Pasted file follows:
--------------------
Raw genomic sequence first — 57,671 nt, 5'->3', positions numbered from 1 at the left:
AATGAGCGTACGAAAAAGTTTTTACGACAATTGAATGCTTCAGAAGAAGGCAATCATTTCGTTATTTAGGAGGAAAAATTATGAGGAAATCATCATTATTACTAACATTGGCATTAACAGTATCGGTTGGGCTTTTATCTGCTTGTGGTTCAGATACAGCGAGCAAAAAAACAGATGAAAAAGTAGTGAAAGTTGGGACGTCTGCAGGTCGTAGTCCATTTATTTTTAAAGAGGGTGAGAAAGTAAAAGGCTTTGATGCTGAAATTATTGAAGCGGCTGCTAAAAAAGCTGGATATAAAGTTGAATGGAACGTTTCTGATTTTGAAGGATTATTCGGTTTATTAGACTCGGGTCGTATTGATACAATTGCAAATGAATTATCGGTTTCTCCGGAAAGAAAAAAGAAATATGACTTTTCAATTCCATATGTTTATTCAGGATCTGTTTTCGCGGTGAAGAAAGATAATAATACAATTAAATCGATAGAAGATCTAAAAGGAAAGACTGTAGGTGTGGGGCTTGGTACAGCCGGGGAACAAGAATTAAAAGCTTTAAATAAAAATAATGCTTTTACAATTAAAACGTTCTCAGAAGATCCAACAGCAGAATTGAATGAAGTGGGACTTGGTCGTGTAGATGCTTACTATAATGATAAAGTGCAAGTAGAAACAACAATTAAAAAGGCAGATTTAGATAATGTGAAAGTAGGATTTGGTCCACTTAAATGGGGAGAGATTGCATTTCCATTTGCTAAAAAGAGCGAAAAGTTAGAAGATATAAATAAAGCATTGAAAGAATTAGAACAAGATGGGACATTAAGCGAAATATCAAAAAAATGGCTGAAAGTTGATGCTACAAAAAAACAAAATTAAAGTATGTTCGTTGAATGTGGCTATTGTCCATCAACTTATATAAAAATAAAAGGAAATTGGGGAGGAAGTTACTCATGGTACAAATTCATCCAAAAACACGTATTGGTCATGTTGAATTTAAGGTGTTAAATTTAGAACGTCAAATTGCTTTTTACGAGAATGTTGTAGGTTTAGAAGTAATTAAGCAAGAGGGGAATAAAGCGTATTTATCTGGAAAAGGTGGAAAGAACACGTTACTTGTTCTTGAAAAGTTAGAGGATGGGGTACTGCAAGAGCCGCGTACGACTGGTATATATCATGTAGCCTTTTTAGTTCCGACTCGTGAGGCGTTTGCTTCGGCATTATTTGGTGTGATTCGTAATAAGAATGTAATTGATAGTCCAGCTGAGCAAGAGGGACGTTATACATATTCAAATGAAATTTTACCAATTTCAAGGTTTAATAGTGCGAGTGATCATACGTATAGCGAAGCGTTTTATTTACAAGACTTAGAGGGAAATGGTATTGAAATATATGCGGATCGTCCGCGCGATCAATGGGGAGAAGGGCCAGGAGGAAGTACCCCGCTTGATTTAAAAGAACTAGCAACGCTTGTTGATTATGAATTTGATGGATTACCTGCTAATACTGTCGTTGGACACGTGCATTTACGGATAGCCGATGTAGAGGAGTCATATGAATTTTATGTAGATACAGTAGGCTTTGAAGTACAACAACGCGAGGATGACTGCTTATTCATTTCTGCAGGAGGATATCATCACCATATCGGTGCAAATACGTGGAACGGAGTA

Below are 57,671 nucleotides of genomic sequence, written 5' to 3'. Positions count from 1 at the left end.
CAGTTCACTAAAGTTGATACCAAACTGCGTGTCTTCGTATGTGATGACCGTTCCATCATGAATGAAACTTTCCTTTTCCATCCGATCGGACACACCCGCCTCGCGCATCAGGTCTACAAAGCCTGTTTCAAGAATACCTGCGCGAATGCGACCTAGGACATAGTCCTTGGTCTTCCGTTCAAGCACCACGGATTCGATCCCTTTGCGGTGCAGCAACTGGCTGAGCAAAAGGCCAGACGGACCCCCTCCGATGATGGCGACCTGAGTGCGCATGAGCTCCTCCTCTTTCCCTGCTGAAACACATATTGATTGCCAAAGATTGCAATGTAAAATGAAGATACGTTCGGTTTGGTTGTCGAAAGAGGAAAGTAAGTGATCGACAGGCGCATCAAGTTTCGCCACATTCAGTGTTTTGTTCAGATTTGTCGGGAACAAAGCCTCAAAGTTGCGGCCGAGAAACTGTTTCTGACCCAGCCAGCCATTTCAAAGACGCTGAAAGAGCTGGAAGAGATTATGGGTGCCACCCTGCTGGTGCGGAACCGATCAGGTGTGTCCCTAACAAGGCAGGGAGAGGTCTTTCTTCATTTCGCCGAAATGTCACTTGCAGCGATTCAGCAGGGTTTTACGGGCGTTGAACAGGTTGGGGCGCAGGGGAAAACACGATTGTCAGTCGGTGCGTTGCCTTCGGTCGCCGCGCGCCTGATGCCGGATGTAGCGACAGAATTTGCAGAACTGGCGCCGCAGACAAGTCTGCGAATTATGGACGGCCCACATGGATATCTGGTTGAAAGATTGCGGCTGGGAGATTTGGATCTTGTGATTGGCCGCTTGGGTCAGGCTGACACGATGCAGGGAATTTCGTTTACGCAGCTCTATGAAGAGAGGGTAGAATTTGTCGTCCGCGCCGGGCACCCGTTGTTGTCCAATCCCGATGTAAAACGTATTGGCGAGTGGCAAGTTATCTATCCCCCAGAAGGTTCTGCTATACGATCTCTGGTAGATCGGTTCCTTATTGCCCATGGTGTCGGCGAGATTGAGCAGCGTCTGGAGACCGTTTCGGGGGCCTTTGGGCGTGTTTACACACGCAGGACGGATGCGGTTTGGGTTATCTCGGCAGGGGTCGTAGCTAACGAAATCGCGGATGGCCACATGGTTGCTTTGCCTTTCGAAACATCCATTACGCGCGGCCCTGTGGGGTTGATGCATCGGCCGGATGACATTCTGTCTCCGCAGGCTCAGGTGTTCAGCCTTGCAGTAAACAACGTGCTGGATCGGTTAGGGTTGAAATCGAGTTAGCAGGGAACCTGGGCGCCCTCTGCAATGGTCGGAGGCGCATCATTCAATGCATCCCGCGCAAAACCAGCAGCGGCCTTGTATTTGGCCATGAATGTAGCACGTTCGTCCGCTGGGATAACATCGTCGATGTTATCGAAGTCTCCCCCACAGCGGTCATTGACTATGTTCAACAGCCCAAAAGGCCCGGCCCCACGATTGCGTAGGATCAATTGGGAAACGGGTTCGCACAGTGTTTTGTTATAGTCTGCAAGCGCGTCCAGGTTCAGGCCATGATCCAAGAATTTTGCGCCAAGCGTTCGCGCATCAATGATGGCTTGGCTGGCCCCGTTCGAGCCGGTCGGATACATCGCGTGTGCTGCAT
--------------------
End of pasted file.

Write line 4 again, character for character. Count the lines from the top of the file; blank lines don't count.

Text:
CAGTTCACTAAAGTTGATACCAAACTGCGTGTCTTCGTATGTGATGACCGTTCCATCATGAATGAAACTTTCCTTTTCCATCCGATCGGACACACCCGCCTCGCGCATCAGGTCTACAAAGCCTGTTTCAAGAATACCTGCGCGAATGCGACCTAGGACATAGTCCTTGGTCTTCCGTTCAAGCACCACGGATTCGATCCCTTTGCGGTGCAGCAACTGGCTGAGCAAAAGGCCAGACGGACCCCCTCCGATGATGGCGACCTGAGTGCGCATGAGCTCCTCCTCTTTCCCTGCTGAAACACATATTGATTGCCAAAGATTGCAATGTAAAATGAAGATACGTTCGGTTTGGTTGTCGAAAGAGGAAAGTAAGTGATCGACAGGCGCATCAAGTTTCGCCACATTCAGTGTTTTGTTCAGATTTGTCGGGAACAAAGCCTCAAAGTTGCGGCCGAGAAACTGTTTCTGACCCAGCCAGCCATTTCAAAGACGCTGAAAGAGCTGGAAGAGATTATGGGTGCCACCCTGCTGGTGCGGAACCGATCAGGTGTGTCCCTAACAAGGCAGGGAGAGGTCTTTCTTCATTTCGCCGAAATGTCACTTGCAGCGATTCAGCAGGGTTTTACGGGCGTTGAACAGGTTGGGGCGCAGGGGAAAACACGATTGTCAGTCGGTGCGTTGCCTTCGGTCGCCGCGCGCCTGATGCCGGATGTAGCGACAGAATTTGCAGAACTGGCGCCGCAGACAAGTCTGCGAATTATGGACGGCCCACATGGATATCTGGTTGAAAGATTGCGGCTGGGAGATTTGGATCTTGTGATTGGCCGCTTGGGTCAGGCTGACACGATGCAGGGAATTTCGTTTACGCAGCTCTATGAAGAGAGGGTAGAATTTGTCGTCCGCGCCGGGCACCCGTTGTTGTCCAATCCCGATGTAAAACGTATTGGCGAGTGGCAAGTTATCTATCCCCCAGAAGGTTCTGCTATACGATCTCTGGTAGATCGGTTCCTTATTGCCCATGGTGTCGGCGAGATTGAGCAGCGTCTGGAGACCGTTTCGGGGGCCTTTGGGCGTGTTTACACACGCAGGACGGATGCGGTTTGGGTTATCTCGGCAGGGGTCGTAGCTAACGAAATCGCGGATGGCCACATGGTTGCTTTGCCTTTCGAAACATCCATTACGCGCGGCCCTGTGGGGTTGATGCATCGGCCGGATGACATTCTGTCTCCGCAGGCTCAGGTGTTCAGCCTTGCAGTAAACAACGTGCTGGATCGGTTAGGGTTGAAATCGAGTTAGCAGGGAACCTGGGCGCCCTCTGCAATGGTCGGAGGCGCATCATTCAATGCATCCCGCGCAAAACCAGCAGCGGCCTTGTATTTGGCCATGAATGTAGCACGTTCGTCCGCTGGGATAACATCGTCGATGTTATCGAAGTCTCCCCCACAGCGGTCATTGACTATGTTCAACAGCCCAAAAGGCCCGGCCCCACGATTGCGTAGGATCAATTGGGAAACGGGTTCGCACAGTGTTTTGTTATAGTCTGCAAGCGCGTCCAGGTTCAGGCCATGATCCAAGAATTTTGCGCCAAGCGTTCGCGCATCAATGATGGCTTGGCTGGCCCCGTTCGAGCCGGTCGGATACATCGCGTGTGCTGCAT